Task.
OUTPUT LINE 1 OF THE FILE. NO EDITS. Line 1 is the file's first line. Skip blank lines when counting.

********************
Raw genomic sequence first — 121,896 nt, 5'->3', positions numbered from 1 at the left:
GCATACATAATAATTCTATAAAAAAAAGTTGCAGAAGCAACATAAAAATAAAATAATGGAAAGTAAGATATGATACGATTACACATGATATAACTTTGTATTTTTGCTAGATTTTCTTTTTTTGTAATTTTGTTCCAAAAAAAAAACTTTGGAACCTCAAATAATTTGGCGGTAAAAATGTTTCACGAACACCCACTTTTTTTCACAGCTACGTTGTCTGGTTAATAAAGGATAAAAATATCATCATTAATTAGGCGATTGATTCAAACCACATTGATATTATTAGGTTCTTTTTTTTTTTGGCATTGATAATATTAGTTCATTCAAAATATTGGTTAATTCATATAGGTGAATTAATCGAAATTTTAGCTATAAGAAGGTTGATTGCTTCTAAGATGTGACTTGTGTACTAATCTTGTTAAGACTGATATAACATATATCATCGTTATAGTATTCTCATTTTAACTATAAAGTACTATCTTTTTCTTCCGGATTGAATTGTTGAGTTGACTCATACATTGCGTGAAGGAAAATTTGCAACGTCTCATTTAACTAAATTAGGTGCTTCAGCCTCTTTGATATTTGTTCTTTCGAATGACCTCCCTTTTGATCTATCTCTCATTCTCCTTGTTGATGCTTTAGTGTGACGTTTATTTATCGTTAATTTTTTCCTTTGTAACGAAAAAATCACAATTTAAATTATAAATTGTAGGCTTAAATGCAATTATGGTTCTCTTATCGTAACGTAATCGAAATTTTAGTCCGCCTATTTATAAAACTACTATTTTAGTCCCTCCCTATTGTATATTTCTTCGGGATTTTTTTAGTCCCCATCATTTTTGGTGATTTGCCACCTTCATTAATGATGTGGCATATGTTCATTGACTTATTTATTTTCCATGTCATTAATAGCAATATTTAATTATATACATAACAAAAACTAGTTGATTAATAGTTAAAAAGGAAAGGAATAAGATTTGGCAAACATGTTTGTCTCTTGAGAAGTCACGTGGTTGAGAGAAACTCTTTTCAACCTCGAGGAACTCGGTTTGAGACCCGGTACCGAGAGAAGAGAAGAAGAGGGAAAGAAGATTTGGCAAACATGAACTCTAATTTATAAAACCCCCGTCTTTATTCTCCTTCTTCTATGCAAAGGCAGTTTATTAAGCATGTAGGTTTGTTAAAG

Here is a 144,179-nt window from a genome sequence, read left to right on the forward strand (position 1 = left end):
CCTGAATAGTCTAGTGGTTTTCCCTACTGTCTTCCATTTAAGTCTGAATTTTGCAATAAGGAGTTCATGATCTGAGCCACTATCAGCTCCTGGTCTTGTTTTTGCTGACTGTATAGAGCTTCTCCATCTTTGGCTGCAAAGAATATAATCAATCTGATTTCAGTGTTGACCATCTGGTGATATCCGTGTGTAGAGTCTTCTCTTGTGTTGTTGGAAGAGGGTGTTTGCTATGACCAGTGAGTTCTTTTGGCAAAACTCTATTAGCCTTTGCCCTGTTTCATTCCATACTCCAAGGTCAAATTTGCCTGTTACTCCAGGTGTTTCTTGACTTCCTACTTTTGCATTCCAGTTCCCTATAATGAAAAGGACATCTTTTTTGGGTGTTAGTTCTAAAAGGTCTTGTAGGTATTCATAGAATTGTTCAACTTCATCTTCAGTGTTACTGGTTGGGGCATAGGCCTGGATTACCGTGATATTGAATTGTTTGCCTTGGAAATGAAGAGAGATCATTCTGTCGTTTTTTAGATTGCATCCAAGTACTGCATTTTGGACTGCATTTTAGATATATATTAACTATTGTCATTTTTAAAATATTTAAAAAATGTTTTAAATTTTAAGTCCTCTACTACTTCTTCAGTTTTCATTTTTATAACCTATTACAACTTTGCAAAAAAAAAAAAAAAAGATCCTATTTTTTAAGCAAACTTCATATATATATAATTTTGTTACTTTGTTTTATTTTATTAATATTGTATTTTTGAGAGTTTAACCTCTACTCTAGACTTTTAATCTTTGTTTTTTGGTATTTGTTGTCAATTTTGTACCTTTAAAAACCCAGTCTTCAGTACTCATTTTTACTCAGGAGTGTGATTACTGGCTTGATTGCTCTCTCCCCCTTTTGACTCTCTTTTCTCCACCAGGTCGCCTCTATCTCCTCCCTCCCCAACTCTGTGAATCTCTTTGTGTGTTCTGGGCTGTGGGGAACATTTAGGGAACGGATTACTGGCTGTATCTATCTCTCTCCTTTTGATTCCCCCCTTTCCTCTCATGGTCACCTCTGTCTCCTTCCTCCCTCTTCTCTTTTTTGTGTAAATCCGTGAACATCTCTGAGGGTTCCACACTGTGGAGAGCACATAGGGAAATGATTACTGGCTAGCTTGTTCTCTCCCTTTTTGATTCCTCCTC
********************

Raw genomic sequence first — 121,896 nt, 5'->3', positions numbered from 1 at the left: